• Well, personally I’m not losing any sleep over it, inverse square law and all that – I know that energy wise having a one or two watt transmitter close to my head is worse than a tower a couple of kilometers away.
        I’m far from worried about getting cancer from “radiation” (which, imho, is a central misunderstanding for the paranoid).
        But did any of you see Catalyst the other week? The gist of that was that there was no obvious mechanism, but still some scientist think there _might_ be something to it… wavelengths, modulation, power – that’s a lot of ground to cover research wise. I’m neither a biologist or an RF guy, but it seemed reasonably balanced and plausable.

        • hey dudes,

          apologies, but I won’t permit discussion on Delimiter of whether mobile phone/wireless broadband towers cause cancer/other illnesses or not. The facts have been in on this for a long time, and the truth is that they don’t. I will not permit conspiracy theories of this nature on the site. Any comments going into this in detail will be deleted.

          Kind regards,


          • Are you serious?

            The WHO actually upgraded their assessment of mobile phones sometime in the last year or so. (That is using phones though, not being somewhere vaguely near a tower!)

            So the statement that WHO has determined no risk is actually false, end of story. They’ve determined that it is “possibly carcinogenic” [THEIR OWN WORDS], with no conclusive evidence but deserving of continued research.

            Obviously this is drawing a long bow in terms of NBN towers at 50m above ground, so call it off-topic, but do not call it a conspiracy theory and cite the WHO as a source!

          • and apologies, you didn’t cite WHO as a source Renai, other people did. my bad!

            Anyway I’m pretty sure these concerns are mostly visual in nature. How many towers in that area were approved, does anyone know? I assume it was two rejections out of something.

          • Yeah and coffee is in that exact same ‘possibly carcinogenic’ category. You don’t see people stopping drinking it nor councils banning coffee stores.

            It sounds alarmist, but it doesn’t mean what you think it means.

      • Yeah, but nothing like a wife’s tale to get people all emotional about these things.

        My uncle’s aunt’s second cousin twice removed heard from a neighbour that these give you brain cancer – let’s not approve it!

    • “With all the stories you hear about brain cancer and nasty waves coming out of those things, people just don’t want to be near them.”

      Thats the problem. Not only has that never been proven, hypochondriacs galore will be in on the act to have them blocked. We find its typically the older generation that are against it or believe things like this. I’ve only been to a couple of applications to council over development. Honestly, trying to dispel these myths are impossible when they become incredibly entrenched.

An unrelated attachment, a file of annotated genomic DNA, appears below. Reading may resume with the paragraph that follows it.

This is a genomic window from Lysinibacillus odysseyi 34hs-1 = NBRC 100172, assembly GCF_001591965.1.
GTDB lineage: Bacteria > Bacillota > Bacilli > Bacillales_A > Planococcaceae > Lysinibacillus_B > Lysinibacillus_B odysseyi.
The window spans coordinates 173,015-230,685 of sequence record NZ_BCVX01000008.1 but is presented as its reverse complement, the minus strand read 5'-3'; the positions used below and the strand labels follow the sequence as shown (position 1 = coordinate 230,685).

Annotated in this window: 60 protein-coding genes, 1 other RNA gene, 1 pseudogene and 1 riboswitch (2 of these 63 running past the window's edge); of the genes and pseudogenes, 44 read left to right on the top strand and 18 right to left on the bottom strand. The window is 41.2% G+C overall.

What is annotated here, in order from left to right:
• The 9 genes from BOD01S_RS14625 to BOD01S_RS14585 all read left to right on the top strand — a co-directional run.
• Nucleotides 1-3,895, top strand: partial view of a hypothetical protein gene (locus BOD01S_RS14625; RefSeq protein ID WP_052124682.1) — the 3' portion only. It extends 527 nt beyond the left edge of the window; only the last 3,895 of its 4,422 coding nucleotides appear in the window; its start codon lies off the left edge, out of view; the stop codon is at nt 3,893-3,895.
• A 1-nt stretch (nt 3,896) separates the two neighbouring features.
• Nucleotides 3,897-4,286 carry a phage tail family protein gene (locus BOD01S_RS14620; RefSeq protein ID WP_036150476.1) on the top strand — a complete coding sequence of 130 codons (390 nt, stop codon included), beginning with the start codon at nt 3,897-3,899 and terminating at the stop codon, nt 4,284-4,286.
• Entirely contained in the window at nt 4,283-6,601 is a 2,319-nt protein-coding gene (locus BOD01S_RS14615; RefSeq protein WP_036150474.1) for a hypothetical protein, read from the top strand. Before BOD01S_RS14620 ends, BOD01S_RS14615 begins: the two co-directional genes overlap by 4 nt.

I had a customer of one of the dealer stores mention to me yesterday (was doing some store visits) that he is actually sensitive to the technology. While this HAS been proven to be true, even he said that he’d never give up using wireless technologies, purely out of necessity.

      • Yeah true true they are just stories, and usually from ACA or Today Tonight (I just vomited a little in my mouth). The tower has been there for about 10-12 (?) years now and my head is doing just fine.

    • What do the towers look like? Obviously they don’t look like the ones in Renai’s picture there, but do they look like cell phone towers? I’ve got one of those near my house, and honestly I’d lived here for several months before I even realised it was there…

      I guess it’s a little different comparing built-up areas to country towns (though I live in a suburban area, not high rises or anything), I still don’t see the big deal. They’re getting pretty good at disguising cell phone towers these days as well… http://i.imgur.com/pPMPQ.jpg

      • I would imagine them being different depending on the location. If they need to be higher then I guess they would be bigger, but the link Michael Wyres posted above is a typical looking one I guess. Some around town are single pole units, others I’ve seen are braced frames as they are taller and have more on it.

      • “What do they look like?”

        From what I have read, they are a >40m tall, monolithic tower with what appears to be a number of omni directional antennae or a complex multi element antenna right at the top.

  3. Another community losing out thanks to misinformation and political zealotry. I won’t lose any sleep over it, until it happens to the whole country come the next election. Hopefully these NIMBYs have friends in neighbouring towns who will tell them just what they are missing out on.

  4. I can’t imagine how councils will react to the Coalition’s plan of installing nodes on every street corner…

  5. You should read the rubbish letters in my local paper from the anti Smart Meter brigade – it defies all logic…

    Supporting your negative arguments by grabbing bits and pieces off the internet from un-researched and non peer reviewed papers seems to be what people seem to take comfort in – science being far too ‘elitist’ for most to relate to.

    Why the fuck is real progress so hard…

    • “Why the fuck is real progress so hard…”
      Because there’s always somebody who profits from the status quo, and quite often they are willing to lie to maintain it.

    • Well, to be fair to the anti-smart-meter brigade, smart meters only advantage power companies, who don’t want to build new infrastructure to meet peak demand for a few hours each year. But they’re very happy to invest billions into pole and wire infrastructure which they can charge back through power bills.

      I’ve got a smart meter at home, and during 2pm – 6pm, i get slugged nearly 55c per kilowatt hour of energy. In my previous property, which did not have a smart meter, I was paying 17c per kilowatt hour, at any time of day.

      • Sorry, 2pm – 8pm is peak. And before you say “yeah but what about the heavily discounted off-peak rate that you get” — the off-peak rate is only available between 10pm and 8am, and it’s 15c per kilowatt hour… almost the same rate as what I used to get 24 hours a day at my previous property.

        • I’ve been switched to TOU, and while I was initially concerned about the high Peak rates, I now see that I will SAVE money because my Off Peak usage over the weekend is greater than I thought.